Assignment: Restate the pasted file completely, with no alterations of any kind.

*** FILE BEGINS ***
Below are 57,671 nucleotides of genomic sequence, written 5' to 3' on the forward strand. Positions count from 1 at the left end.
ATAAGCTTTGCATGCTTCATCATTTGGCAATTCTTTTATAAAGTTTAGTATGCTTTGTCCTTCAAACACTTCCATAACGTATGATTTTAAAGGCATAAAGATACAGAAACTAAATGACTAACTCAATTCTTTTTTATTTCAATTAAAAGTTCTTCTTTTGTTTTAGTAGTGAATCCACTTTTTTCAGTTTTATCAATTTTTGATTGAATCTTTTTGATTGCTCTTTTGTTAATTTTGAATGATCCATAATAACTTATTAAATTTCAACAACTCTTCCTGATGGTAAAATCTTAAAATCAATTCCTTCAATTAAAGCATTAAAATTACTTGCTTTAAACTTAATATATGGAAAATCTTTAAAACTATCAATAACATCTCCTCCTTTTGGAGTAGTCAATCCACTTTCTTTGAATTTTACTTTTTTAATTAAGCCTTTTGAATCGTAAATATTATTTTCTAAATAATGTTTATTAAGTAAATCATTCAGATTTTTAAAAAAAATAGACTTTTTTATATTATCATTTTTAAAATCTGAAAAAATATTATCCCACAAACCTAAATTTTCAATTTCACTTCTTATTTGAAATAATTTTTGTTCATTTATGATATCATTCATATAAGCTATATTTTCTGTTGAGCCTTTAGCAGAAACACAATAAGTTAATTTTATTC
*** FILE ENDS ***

Below are 57,671 nucleotides of genomic sequence, written 5' to 3' on the forward strand. Positions count from 1 at the left end.
ATAAGCTTTGCATGCTTCATCATTTGGCAATTCTTTTATAAAGTTTAGTATGCTTTGTCCTTCAAACACTTCCATAACGTATGATTTTAAAGGCATAAAGATACAGAAACTAAATGACTAACTCAATTCTTTTTTATTTCAATTAAAAGTTCTTCTTTTGTTTTAGTAGTGAATCCACTTTTTTCAGTTTTATCAATTTTTGATTGAATCTTTTTGATTGCTCTTTTGTTAATTTTGAATGATCCATAATAACTTATTAAATTTCAACAACTCTTCCTGATGGTAAAATCTTAAAATCAATTCCTTCAATTAAAGCATTAAAATTACTTGCTTTAAACTTAATATATGGAAAATCTTTAAAACTATCAATAACATCTCCTCCTTTTGGAGTAGTCAATCCACTTTCTTTGAATTTTACTTTTTTAATTAAGCCTTTTGAATCGTAAATATTATTTTCTAAATAATGTTTATTAAGTAAATCATTCAGATTTTTAAAAAAAATAGACTTTTTTATATTATCATTTTTAAAATCTGAAAAAATATTATCCCACAAACCTAAATTTTCAATTTCACTTCTTATTTGAAATAATTTTTGTTCATTTATGATATCATTCATATAAGCTATATTTTCTGTTGAGCCTTTAGCAGAAACACAATAAGTTAATTTTATTC